How South Korea Reminds Me Why I Travel
When I graduated from college four years ago, I dreamed of traveling around the world. I wanted to sample different cultures, learn different languages and taste different foods.
I started off easy with a year in New Zealand. Things were great, the people were wonderful and the scenery was top notch. I started again a year later in Australia, where, if I’m being totally honest, I got way too comfortable. I spent two years living a life similar to one I could have had in my own country. Then I knew I needed a change. I wanted to shake things up, to remind myself why I left home in the first place. I needed to get out of my comfort zone.
Three months ago, I did just that. I took six months off and visited family and friends, and then I hopped on a plane to South Korea to try my hand at teaching English.
For so many reasons, being an expat in South Korea has been incredibly different.
It’s been difficult. The language is far harder to grasp than I thought it would be. The job is much more challenging than I ever could have imagined. Teaching young English students can be stressful. The work culture is so different from any company I have ever worked for.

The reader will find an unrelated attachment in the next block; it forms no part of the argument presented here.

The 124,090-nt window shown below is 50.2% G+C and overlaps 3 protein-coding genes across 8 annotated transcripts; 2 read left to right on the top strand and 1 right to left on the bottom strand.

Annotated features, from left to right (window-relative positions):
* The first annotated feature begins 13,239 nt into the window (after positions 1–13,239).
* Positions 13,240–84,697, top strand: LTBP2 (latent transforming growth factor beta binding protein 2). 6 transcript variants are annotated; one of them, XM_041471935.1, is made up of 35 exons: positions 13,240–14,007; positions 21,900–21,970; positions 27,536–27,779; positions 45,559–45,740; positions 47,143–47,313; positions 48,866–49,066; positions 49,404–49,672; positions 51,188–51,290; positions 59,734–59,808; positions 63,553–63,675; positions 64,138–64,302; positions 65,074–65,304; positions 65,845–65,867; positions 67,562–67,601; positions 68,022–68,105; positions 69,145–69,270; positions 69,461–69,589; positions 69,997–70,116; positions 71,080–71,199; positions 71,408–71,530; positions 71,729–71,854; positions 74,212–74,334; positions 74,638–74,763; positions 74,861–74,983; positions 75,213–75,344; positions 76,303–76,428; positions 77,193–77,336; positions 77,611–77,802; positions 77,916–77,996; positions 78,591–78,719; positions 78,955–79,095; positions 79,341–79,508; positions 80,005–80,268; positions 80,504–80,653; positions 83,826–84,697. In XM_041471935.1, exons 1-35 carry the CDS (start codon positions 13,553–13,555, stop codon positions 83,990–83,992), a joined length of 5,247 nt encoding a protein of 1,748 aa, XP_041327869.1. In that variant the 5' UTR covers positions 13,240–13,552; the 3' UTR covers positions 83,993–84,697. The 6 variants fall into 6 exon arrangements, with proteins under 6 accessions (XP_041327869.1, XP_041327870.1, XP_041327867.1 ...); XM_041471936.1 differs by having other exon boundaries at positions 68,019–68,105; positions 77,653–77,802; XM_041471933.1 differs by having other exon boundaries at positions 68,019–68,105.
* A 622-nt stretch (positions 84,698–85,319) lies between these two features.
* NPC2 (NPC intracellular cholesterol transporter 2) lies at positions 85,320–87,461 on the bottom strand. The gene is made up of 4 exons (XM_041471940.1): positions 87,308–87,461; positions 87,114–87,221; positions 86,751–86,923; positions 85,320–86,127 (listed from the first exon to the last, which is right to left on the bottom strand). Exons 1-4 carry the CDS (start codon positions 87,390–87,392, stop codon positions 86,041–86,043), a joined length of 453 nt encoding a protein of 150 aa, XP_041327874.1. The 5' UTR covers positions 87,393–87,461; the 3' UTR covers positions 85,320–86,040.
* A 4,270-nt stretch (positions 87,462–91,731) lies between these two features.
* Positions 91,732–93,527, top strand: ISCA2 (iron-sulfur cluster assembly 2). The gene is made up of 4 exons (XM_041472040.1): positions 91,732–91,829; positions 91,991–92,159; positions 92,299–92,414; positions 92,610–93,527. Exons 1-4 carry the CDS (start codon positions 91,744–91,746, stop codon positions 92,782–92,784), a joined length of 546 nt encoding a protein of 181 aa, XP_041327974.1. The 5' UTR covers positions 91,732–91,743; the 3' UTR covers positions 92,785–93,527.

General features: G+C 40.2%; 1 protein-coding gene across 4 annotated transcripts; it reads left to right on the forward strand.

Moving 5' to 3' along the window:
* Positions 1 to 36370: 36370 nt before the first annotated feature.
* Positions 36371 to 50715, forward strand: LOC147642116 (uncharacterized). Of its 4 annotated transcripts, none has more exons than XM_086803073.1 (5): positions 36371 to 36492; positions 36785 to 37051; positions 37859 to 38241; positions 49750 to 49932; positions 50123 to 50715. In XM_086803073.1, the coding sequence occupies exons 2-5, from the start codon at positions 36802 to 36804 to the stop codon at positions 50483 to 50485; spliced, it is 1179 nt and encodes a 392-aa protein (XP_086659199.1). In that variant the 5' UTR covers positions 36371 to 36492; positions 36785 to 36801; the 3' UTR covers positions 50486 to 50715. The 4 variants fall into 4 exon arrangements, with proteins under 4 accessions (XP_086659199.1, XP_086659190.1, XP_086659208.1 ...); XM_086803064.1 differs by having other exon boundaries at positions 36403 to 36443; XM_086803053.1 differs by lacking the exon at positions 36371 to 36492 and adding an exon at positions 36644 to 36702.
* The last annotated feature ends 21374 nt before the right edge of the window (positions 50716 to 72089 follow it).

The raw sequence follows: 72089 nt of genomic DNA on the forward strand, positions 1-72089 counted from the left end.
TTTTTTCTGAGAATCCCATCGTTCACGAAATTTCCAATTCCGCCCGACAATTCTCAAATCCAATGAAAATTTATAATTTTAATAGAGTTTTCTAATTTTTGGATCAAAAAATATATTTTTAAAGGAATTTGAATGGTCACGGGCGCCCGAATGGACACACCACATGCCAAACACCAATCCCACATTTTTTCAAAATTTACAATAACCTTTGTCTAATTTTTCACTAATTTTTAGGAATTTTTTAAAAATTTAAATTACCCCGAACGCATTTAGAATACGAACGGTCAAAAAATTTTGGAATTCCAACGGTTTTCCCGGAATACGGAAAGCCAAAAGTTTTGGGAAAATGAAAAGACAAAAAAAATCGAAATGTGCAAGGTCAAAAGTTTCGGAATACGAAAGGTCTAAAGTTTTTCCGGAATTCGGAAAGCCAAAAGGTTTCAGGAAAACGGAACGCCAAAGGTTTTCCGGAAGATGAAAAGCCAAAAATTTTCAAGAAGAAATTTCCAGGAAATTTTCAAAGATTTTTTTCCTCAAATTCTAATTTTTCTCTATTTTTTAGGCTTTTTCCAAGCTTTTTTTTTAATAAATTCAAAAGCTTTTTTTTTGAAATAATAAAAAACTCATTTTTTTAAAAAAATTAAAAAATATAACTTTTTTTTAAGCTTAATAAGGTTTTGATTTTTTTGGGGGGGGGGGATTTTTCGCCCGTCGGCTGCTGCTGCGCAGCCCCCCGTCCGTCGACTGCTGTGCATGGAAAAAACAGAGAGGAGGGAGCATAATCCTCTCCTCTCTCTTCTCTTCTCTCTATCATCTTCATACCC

I may not know where I want to call home next, but I do know that South Korea has taught me a lot about what I want (and what I don’t want).
It’s also been incredibly exhilarating. Because things are so much harder, every success is so rewarding. As my language skills improve, I feel my confidence in speaking Korean grow with every passing day. Being understood in a restaurant or shop is a win. At work when I see my students succeed in a difficult task, it is incredibly satisfying and it drives me forward.
Everything about South Korea is so new to me. Every time I leave the house I am confronted with new sights, new smells and new people with new ways of thinking. Every weekend, I travel around the country to explore my surroundings with a curiosity that I never had while living in Australia or New Zealand.
It’s been a roller coaster over the past 90 days. Sometimes I feel myself counting down to the weekend and perhaps wondering how I’ll make it through this year. Other times I think I could stay here for a while. I’m making new friends all the time, getting involved in different clubs and local activities. I am enjoying making a life in this community.
I may not know where I want to call home next, but I do know that South Korea has taught me a lot about what I want (and what I don’t want). It has reminded me why I took the leap to see the world all those years ago, not just to get comfortable being in another place, but to seek out the uncomfortable,and to learn and grow and experience all that I can in the time I have. For that I am grateful.